Why Do Credit Scores Fluctuate?

If you’re tracking your credit scores over time, you may notice the three-digit numbers may change, even if the credit score is generated by the same credit bureau or company.

It’s completely normal for credit scores to fluctuate. But why does this happen?

Changing information

Your credit scores are a snapshot in time that changes based on your credit behaviors and the information in your credit reports, which is updated regularly. Credit scores are calculated based on information in your credit reports. That information is updated  as new data is reported to credit bureaus by lenders, collection agencies, or other sources.

That data could include balance changes, the opening of new accounts, payments on existing accounts, or closed accounts falling off your credit report after a period of time has expired. If you check one credit score in January and then again in March,  for instance, the credit score may have changed based on changes in account activity reported to the three major credit bureaus -- Equifax, Experian and TransUnion -- during that time. 

Differences among credit bureaus

While a credit score from one of the three major credit bureaus may rise and fall, you may also see differences in credit scores furnished by the other two credit bureaus.

Some lenders and creditors report to the three major credit bureaus, but others may report to only two – or none at all. That means information that each credit bureau uses to calculate your credit score may differ. In addition, there are different scoring models used by credit bureaus and by companies to calculate credit scores, so even if your data is the same across the three major credit bureaus, the credit scores may differ.

It’s about time

Even if there are no changes or updates to your credit reports, the passage of time could cause fluctuations in credit scores. If you have a late credit card payment, its effect on credit scores may diminish over time. That doesn’t mean that it’s OK to make a late payment. One of the best habits you can get into is paying your bills on time every time.

Payment history

Making payments on credit accounts is a common cause of fluctuation in credit scores, as payment history is typically the largest factor used to calculate credit scores, depending on the credit scoring model used. If you make payments on your credit cards or installment loans, your payment history may be reported to credit bureaus, which may cause changes in credit scores.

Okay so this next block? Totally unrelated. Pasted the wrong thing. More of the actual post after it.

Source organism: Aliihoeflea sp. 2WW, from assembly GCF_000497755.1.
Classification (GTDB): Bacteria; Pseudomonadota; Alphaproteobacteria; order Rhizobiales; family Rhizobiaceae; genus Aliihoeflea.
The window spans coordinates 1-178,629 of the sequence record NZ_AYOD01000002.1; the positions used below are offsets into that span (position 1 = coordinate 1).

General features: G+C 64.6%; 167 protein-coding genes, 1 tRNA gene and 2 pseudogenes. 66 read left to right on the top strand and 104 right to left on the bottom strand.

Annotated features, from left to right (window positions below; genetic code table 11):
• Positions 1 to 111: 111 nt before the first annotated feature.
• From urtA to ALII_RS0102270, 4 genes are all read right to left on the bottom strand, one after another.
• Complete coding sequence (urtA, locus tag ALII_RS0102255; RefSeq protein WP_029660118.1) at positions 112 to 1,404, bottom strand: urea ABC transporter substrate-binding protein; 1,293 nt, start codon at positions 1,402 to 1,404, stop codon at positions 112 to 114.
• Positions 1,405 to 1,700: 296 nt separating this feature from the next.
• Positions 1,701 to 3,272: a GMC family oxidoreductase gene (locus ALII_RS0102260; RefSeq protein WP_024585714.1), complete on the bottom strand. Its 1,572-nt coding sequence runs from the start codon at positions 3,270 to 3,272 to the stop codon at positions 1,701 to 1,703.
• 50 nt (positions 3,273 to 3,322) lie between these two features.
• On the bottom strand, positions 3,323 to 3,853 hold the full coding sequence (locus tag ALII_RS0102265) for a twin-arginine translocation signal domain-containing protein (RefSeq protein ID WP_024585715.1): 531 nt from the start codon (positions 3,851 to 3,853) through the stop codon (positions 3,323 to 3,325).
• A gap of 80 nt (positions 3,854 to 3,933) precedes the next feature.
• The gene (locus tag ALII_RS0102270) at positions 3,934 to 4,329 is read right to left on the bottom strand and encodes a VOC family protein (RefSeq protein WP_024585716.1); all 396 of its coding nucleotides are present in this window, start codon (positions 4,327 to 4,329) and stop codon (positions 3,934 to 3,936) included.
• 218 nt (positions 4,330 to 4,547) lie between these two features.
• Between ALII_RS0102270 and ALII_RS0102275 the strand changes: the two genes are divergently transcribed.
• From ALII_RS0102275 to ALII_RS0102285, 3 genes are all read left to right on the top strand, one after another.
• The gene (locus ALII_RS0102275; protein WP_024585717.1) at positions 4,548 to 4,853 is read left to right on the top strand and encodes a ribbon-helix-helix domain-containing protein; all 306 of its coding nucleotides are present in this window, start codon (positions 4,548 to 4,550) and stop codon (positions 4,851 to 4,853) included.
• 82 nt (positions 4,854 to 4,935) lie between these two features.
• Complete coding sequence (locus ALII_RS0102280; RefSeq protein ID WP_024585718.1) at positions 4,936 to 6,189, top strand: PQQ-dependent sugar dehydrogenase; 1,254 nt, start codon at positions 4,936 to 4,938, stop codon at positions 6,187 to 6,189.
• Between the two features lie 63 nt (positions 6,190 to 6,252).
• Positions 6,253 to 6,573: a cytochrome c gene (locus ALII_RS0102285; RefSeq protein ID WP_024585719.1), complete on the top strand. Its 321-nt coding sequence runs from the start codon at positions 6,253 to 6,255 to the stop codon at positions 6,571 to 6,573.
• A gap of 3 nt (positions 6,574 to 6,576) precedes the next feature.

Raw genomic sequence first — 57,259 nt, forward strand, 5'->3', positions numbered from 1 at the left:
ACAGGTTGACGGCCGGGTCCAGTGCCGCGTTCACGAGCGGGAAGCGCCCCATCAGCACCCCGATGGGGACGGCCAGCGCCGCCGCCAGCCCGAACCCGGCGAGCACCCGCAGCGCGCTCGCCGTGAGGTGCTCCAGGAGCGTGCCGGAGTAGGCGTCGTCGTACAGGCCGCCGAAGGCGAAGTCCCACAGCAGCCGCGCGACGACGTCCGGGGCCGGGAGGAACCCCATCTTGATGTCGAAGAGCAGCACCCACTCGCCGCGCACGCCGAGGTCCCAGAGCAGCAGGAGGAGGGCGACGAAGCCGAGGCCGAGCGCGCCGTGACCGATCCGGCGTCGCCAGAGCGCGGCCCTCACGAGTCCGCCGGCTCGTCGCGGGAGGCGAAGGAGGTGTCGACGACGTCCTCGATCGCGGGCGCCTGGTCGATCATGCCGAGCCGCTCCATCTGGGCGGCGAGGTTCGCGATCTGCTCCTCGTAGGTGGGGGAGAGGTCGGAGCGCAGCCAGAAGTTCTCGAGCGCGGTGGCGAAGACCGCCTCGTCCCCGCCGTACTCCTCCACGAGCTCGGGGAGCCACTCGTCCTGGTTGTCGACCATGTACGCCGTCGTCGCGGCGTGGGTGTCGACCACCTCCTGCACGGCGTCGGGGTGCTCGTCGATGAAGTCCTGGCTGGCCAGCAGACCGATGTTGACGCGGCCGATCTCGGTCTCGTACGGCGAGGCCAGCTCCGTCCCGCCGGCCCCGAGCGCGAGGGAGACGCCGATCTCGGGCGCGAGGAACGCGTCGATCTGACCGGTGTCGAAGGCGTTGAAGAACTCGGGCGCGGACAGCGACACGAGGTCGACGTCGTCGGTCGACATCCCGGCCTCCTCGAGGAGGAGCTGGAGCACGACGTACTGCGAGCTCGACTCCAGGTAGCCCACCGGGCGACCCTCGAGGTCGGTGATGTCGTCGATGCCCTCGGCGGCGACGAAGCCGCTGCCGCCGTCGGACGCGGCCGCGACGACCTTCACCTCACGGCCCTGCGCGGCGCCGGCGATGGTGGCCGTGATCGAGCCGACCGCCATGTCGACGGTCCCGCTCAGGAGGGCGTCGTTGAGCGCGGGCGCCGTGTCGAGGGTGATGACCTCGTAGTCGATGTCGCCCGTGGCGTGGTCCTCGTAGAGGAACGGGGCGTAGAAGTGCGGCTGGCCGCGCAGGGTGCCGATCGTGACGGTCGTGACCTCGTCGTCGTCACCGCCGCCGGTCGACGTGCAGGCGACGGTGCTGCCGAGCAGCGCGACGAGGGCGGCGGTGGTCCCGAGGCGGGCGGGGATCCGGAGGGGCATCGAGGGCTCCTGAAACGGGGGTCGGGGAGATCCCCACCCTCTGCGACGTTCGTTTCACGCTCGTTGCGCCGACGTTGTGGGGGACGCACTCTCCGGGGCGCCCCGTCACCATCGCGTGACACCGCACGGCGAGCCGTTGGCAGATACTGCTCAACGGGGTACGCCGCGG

Debt-to-credit ratio

Your debt-to-credit ratio is how much of your available credit you’re using, and it also factors into credit scores and may cause credit scores to fluctuate. For instance, if your credit card balances change month to month, and the amount of available credit you’re using changes, you may see fluctuations in credit scores as well.  Payments may also impact your debt-to-credit utilization ratio and may also cause credit scores to change. Your debt-to-credit ratio takes into account all of your available credit versus the total of all your balances owed.

Different scoring systems

In addition, some lenders may use a credit score that’s specific to a certain industry, which will differ based on the industry and are not the same as a score you might receive from one of the three major credit bureaus. For instance, if you’re buying a car, the lender may look more closely at your payment history regarding auto loans. 

While credit score fluctuation is normal, it’s important to ensure the changes don’t result from inaccurate or incomplete information on your credit reports. It’s a good idea to regularly review your credit reports from the major credit bureaus.

You can get a free copy of your credit report from the three major credit bureaus every 12 months by visiting www.annualcreditreport.com. Make sure your personal and account information is correct and complete and there are no accounts or balances you don’t recognize. If you find something you believe may be inaccurate or incomplete, contact the lender directly. You can also file a dispute with the credit bureau reporting the information.